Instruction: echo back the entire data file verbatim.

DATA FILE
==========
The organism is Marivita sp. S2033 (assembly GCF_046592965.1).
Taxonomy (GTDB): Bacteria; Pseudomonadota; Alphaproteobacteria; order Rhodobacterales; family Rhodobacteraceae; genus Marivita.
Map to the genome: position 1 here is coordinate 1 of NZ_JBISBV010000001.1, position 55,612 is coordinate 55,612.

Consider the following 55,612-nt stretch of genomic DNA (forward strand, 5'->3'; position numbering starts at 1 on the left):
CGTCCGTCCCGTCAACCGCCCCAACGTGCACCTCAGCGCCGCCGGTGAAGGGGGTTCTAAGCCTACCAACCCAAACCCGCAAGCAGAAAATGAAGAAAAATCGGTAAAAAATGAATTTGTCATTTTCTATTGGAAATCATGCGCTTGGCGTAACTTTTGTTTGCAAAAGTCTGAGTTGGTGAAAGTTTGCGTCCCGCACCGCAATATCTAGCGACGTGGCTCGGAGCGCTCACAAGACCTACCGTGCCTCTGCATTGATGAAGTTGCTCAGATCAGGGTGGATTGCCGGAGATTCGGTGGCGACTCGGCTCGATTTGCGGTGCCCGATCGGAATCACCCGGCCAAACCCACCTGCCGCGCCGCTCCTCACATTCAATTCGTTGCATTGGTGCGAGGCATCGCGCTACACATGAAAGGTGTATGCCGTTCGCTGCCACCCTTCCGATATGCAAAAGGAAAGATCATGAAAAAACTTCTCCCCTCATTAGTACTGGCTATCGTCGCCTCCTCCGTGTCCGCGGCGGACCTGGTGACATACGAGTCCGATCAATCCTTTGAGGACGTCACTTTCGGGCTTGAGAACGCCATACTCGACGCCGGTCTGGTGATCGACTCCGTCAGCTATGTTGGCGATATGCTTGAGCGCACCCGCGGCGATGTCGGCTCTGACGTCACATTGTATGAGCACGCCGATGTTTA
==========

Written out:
The organism is Marivita sp. S2033 (assembly GCF_046592965.1).
Taxonomy (GTDB): Bacteria; Pseudomonadota; Alphaproteobacteria; order Rhodobacterales; family Rhodobacteraceae; genus Marivita.
Map to the genome: position 1 here is coordinate 1 of NZ_JBISBV010000001.1, position 55,612 is coordinate 55,612.

Consider the following 55,612-nt stretch of genomic DNA (forward strand, 5'->3'; position numbering starts at 1 on the left):
CGTCCGTCCCGTCAACCGCCCCAACGTGCACCTCAGCGCCGCCGGTGAAGGGGGTTCTAAGCCTACCAACCCAAACCCGCAAGCAGAAAATGAAGAAAAATCGGTAAAAAATGAATTTGTCATTTTCTATTGGAAATCATGCGCTTGGCGTAACTTTTGTTTGCAAAAGTCTGAGTTGGTGAAAGTTTGCGTCCCGCACCGCAATATCTAGCGACGTGGCTCGGAGCGCTCACAAGACCTACCGTGCCTCTGCATTGATGAAGTTGCTCAGATCAGGGTGGATTGCCGGAGATTCGGTGGCGACTCGGCTCGATTTGCGGTGCCCGATCGGAATCACCCGGCCAAACCCACCTGCCGCGCCGCTCCTCACATTCAATTCGTTGCATTGGTGCGAGGCATCGCGCTACACATGAAAGGTGTATGCCGTTCGCTGCCACCCTTCCGATATGCAAAAGGAAAGATCATGAAAAAACTTCTCCCCTCATTAGTACTGGCTATCGTCGCCTCCTCCGTGTCCGCGGCGGACCTGGTGACATACGAGTCCGATCAATCCTTTGAGGACGTCACTTTCGGGCTTGAGAACGCCATACTCGACGCCGGTCTGGTGATCGACTCCGTCAGCTATGTTGGCGATATGCTTGAGCGCACCCGCGGCGATGTCGGCTCTGACGTCACATTGTATGAGCACGCCGATGTTTA